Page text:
It’s no secret that one the most contentious issues in many relationships is money. It truly does make the world — and our lives — go ’round. Money also doesn’t discriminate as to who its issues affect; it influences partnerships between people of any age, race, gender, background, or income level.
But while money may affect all our relationships, we vary on how it affects them. These differences, combined with the taboo nature of discussing money, can leave people feeling lost when trying to navigate this topic with their partner.
I’m by no means an expert on relationships or money, as I’m sure Dr. Phil and Suze Orman could tell quickly given the chance. But I am someone who’s had to examine her own financial values in the context of her relationship. I’ve had to work with my husband to cultivate shared ideas and practices for our life together.
The following tenets are a product of my six years of learning, compromise, and growth…
1. Value each other’s strengths
While my husband and I both managed to stay debt-free and save some money throughout our twenties, we approached money management in differing ways before we were together. He executed his budget like the maneuvers of an expert chess player, each move in preparation for two ahead. My actions were more similar to The Game of Life; I reacted to situations as they came and made the best decisions possible given the card I drew.
What we have learned over time is that neither of our strategies are necessarily wrong and that they each have value. We needed to come together to develop a shared plan that 1) we could both live with and 2) capitalized on the best of what each of our methods brought to the table.
I quickly realized that my husband was onto something with his forward-thinking and spreadsheets. His budgeting enabled, rather than restricted, our lifestyle. For example, reining in our spending each month allowed us to take the vacation we wanted and even have it totally paid for before we left!
My contribution, on the other hand, has been to ensure that we still enjoy the little things. My weekly iced nonfat caramel macchiato may be frivolous, but it makes me happy. I have also been good at reminding us that we can’t plan for absolutely everything.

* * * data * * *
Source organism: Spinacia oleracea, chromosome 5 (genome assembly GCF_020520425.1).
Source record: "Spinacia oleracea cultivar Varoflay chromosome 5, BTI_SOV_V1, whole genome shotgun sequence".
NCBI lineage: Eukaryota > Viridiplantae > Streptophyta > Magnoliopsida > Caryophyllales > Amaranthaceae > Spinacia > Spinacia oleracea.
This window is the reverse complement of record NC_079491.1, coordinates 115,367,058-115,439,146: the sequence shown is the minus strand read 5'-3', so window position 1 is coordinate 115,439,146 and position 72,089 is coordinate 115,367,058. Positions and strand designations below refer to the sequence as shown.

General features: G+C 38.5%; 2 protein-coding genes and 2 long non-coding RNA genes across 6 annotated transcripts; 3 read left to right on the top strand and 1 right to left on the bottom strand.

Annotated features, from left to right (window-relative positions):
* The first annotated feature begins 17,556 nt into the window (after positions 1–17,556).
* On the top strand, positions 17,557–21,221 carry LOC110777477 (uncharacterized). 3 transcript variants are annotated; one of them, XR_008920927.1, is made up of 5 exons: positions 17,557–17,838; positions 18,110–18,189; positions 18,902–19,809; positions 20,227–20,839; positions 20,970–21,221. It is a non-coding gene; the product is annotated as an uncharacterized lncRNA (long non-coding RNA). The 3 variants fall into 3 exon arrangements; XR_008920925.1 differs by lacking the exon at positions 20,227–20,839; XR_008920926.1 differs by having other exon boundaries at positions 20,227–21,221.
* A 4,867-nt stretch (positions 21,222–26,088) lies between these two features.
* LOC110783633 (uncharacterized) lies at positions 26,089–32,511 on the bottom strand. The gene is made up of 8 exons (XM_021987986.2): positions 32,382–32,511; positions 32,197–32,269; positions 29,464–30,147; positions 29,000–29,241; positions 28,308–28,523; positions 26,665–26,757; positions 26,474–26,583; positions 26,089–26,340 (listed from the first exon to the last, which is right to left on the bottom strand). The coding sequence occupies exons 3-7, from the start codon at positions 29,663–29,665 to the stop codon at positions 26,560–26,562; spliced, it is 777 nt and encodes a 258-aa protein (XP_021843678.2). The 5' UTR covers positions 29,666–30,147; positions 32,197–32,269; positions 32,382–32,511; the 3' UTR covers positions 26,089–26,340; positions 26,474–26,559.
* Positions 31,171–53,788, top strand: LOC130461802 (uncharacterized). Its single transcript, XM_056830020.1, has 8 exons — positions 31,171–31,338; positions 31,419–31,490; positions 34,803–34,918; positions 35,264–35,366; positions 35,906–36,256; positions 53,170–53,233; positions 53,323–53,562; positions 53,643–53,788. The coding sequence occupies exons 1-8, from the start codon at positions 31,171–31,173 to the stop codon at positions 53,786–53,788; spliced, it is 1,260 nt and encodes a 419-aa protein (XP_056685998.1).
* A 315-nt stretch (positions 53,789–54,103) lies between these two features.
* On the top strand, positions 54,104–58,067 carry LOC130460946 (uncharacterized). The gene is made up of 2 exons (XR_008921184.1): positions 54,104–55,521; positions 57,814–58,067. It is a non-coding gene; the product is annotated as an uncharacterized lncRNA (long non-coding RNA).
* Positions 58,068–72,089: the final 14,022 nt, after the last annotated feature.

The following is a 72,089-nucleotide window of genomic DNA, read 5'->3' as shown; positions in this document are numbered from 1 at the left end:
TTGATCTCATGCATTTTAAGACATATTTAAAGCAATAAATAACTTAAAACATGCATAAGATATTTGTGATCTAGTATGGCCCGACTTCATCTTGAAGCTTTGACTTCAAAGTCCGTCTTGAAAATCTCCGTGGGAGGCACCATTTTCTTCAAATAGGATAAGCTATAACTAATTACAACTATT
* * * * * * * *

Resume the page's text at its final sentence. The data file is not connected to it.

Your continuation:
2. It’s okay to keep some things separate
This doesn’t work for everyone but can work wonders for some couples — present company included. Sharing your lives doesn’t have to equate to sharing literally every cent. Think of it this way: Do you and your partner share each and every meal? Agree on all movies or TV series? Have all of the same hobbies? Or do you eat/watch/play some things together while still going it solo on others?
Our approach to budgeting has been similar to the latter. We share some accounts for bills and long-term savings, but we maintain individual spending accounts for day-to-day purchases. Sure, sometimes the color drains from my husband’s face when he sees me carrying seven Target bags into the house after a trip to “just get laundry detergent.” But ultimately, he knows that I’m managing my own spending money, just as he is managing his. We have agreed on certain parameters as a couple but have the freedom of spending our money according to our own preferences.
Bonus? Separate spending accounts come in handy for gift-giving purposes too!
3. Maintain an open dialogue
Communicating regularly can help you bridge the gap between your opinions, as well as work towards a plan that satisfies both you and your partner. One of the benefits of talking things out is that it helps both people feel invested in your financial health, even if one partner takes the lead in actually managing your money.
In my case, I appreciate the fact that my husband and I make important monetary decisions together, even if he’s the one crunching the numbers and keeping an eye on our spreadsheets.
The bottom line
Just as with any other aspect of a relationship, money is best handled by being yourselves and putting your heads together to find something that works for the two of you. While you are the only ones who can do the work to improve your relationship, you are also the ones who will reap the countless benefits from your time and effort.